More than quarters: Arcade games have found extra lives — and that’s big business for Betson

By Brett Johnson
Carlstadt | Nov 4, 2019 at 1:04 pm
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Just like anything else, that Donkey Kong arcade cabinet tucked in the corner of the neighborhood pizza hangout had to come from somewhere.

And New Jersey’s Betson Enterprises is really the only game in town when it comes to the supply chain side of those machines.

They might cost only quarters to play, but make no mistake: The business of arcades has been paying dividends for the Carlstadt company. 

The 300-employee firm, after about seven years of uninterrupted revenue growth, is reaching new levels with trends such as bar arcades, increasingly popular bars that mix drinks and pinball. The best part for any logistics company today? Right now, Amazon isn’t a competitor.

Betson Enterprises doesn’t just play in the area of arcades, either. It’s the primary business division of H. Betti Industries, which was founded in 1934, when a Greenwich Village restaurateur got into the business of jukeboxes — and Betson still does jukeboxes, but it also does vending machines, office coffee devices, billiard products and, of course, arcade equipment.

Especially when it comes to arcade equipment, there are only a handful of family-run enterprises handling the logistics behind Pac-Man and other arcade favorites, according to Jonathan Betti, vice president of sales and marketing at Betson.

Jonathan Betti

“I believe there are only about five competitors in the same business,” he said. “I don’t think any of them have the scale and scope. We’re the only one that’s nationwide. And we also do worldwide sales.”

The company involves itself in basically everything but the manufacturing of the expensive arcade machines that are purchased by pizza joints and other small businesses, as well as well-known brands such as Chuck E. Cheese and Dave & Buster’s.

Businesses in this niche market were short of optimism about it in the early ’90s, at a time when many thought it was game over for arcades.

“That was when console gaming was coming out and many dedicated arcades were impacted by that,” Betti said. “For the most part, outside of maybe seeing something on the Jersey Shore — a seasonal business — you just don’t see that business model anymore.”

But the setback was only temporary, Betti added.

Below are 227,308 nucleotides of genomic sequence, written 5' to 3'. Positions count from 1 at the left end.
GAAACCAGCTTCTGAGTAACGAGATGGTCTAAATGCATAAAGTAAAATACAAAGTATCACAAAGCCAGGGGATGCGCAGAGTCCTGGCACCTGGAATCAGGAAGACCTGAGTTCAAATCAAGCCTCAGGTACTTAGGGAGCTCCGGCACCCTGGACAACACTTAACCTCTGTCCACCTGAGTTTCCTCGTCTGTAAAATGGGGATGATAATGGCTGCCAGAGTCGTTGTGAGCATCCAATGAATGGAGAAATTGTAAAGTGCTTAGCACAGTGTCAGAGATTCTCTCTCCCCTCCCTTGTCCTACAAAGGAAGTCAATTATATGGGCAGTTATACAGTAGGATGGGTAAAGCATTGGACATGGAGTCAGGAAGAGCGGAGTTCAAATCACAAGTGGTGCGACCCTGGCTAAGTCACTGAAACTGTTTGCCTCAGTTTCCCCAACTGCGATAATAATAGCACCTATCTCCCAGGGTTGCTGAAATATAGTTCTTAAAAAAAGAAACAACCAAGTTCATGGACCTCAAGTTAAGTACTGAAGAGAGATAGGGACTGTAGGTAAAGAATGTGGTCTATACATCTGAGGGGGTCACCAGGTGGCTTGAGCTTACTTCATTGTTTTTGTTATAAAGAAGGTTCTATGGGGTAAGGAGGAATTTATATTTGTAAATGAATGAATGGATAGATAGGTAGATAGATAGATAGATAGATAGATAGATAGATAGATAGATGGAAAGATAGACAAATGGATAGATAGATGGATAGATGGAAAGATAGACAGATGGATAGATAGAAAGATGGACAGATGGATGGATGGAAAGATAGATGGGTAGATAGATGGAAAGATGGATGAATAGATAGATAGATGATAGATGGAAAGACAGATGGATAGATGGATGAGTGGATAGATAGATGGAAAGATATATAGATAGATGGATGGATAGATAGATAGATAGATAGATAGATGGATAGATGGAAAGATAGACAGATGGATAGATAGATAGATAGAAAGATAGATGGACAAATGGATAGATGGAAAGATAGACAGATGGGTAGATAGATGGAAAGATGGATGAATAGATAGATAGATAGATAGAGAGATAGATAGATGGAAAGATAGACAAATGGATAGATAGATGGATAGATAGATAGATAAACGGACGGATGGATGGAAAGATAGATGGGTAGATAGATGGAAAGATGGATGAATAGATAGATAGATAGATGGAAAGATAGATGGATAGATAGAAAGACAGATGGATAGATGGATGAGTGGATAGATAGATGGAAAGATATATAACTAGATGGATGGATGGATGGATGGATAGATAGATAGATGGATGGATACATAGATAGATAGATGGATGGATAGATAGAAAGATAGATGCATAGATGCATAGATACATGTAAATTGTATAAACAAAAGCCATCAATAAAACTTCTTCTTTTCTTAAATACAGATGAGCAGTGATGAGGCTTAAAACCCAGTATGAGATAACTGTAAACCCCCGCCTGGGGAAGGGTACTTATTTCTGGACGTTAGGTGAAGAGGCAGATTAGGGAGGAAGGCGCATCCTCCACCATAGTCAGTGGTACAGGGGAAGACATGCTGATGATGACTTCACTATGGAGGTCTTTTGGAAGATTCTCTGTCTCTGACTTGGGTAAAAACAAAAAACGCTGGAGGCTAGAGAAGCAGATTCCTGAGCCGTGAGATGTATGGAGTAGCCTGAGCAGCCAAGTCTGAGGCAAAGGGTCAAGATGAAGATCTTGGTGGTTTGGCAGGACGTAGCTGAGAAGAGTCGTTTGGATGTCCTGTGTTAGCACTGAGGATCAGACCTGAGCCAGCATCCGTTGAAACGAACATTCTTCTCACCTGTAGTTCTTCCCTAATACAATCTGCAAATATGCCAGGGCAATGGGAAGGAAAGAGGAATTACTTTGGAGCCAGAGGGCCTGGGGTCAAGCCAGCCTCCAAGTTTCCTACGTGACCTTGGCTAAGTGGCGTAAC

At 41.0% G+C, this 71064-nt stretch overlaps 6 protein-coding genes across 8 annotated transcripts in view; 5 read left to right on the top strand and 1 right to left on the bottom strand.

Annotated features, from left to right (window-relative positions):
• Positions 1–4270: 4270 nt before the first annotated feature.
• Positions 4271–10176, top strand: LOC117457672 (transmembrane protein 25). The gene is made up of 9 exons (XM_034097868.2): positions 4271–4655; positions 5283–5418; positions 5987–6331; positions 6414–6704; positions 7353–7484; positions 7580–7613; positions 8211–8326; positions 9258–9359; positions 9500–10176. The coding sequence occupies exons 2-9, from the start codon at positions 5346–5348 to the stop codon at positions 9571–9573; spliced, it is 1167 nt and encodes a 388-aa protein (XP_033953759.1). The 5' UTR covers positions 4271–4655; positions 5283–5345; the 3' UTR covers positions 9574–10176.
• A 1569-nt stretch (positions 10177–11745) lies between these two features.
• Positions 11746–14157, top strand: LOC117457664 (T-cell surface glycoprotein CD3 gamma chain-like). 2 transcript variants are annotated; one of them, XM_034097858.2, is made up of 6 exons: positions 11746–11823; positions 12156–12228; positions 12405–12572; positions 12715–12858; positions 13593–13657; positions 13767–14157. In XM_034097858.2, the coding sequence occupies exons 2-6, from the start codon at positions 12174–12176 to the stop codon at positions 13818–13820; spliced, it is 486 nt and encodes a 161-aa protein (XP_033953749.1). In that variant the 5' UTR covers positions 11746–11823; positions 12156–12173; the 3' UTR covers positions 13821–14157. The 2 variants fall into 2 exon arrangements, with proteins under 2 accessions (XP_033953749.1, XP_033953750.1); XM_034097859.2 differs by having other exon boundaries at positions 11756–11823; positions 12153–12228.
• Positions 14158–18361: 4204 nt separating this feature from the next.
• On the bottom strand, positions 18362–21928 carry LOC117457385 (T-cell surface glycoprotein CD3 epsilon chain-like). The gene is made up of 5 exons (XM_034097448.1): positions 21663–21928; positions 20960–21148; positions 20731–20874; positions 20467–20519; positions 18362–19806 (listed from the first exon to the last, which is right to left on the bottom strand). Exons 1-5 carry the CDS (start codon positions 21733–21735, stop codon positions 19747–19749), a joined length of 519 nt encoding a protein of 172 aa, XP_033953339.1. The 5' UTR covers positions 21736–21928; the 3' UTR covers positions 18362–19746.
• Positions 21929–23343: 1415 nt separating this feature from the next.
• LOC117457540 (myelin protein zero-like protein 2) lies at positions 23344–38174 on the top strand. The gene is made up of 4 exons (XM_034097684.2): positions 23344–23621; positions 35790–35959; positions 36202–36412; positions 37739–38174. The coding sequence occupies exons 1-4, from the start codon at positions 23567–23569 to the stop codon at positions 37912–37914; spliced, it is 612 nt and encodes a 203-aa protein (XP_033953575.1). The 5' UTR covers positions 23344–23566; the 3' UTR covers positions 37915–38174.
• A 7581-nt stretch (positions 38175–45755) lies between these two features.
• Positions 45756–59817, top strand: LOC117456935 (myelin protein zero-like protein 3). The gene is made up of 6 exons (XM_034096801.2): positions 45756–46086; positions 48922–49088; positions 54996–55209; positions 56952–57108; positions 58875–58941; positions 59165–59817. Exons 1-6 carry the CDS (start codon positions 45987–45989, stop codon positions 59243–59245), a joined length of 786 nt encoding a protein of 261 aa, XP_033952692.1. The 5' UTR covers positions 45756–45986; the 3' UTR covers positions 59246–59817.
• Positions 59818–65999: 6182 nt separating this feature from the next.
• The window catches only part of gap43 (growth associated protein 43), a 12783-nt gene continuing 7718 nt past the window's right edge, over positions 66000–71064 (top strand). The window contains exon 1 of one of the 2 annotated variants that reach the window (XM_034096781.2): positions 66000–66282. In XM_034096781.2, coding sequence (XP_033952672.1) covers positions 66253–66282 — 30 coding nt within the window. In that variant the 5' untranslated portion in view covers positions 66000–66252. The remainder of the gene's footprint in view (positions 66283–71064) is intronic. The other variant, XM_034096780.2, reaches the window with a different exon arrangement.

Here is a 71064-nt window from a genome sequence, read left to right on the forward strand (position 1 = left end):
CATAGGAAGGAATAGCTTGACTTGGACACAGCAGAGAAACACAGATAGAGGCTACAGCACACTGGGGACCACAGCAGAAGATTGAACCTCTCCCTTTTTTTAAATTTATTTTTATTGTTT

Arcade machines have become central to bowling alleys, waterparks, trampoline parks and other entertainment centers as they try to transform into multiattraction destinations. Gaming rigs are also increasing moving into unlikely settings as taverns try to be more millennial-minded.

“There has been a bounce-back in terms of people wanting to do things at home,” Betti said. “These are experiences you can’t replicate sitting on the couch. There’s a generation of kids that are used to interacting with everyone on games online, but they’re realizing also that it’s a lot of fun to do that with the person sitting next to you.”

Even if its longtime cottage industry is rebounding, the business has been adding new technologies such as virtual reality equipment to its service mix within the past year to stay ahead of gaming trends. 

All the while, Betson has been relatively insulated from some of the same Amazon-fueled disruption that many other businesses in the e-commerce sector have experienced.

“Getting an (arcade cabinet) is not as easy as buying a box and shipping a box,” Betti said. “Besides the fact that these are expensive machines, this is not a product you can just leave on someone’s curb, because it requires many hours of installation. So, the Amazon effect has been minimal, if there has been any at all.”

But when it comes to remaining a global leader in arcade game sales and logistics, this business isn’t playing around.

“A lot of things seem outside Amazon’s scope or radar, but they’ve shown a tremendous appetite to be involved in everything, so you can never say never,” Betti said. “We have to be aware of all potential competition.”

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Reach Betson Enterprises at: betson.com, or 800-524-2343.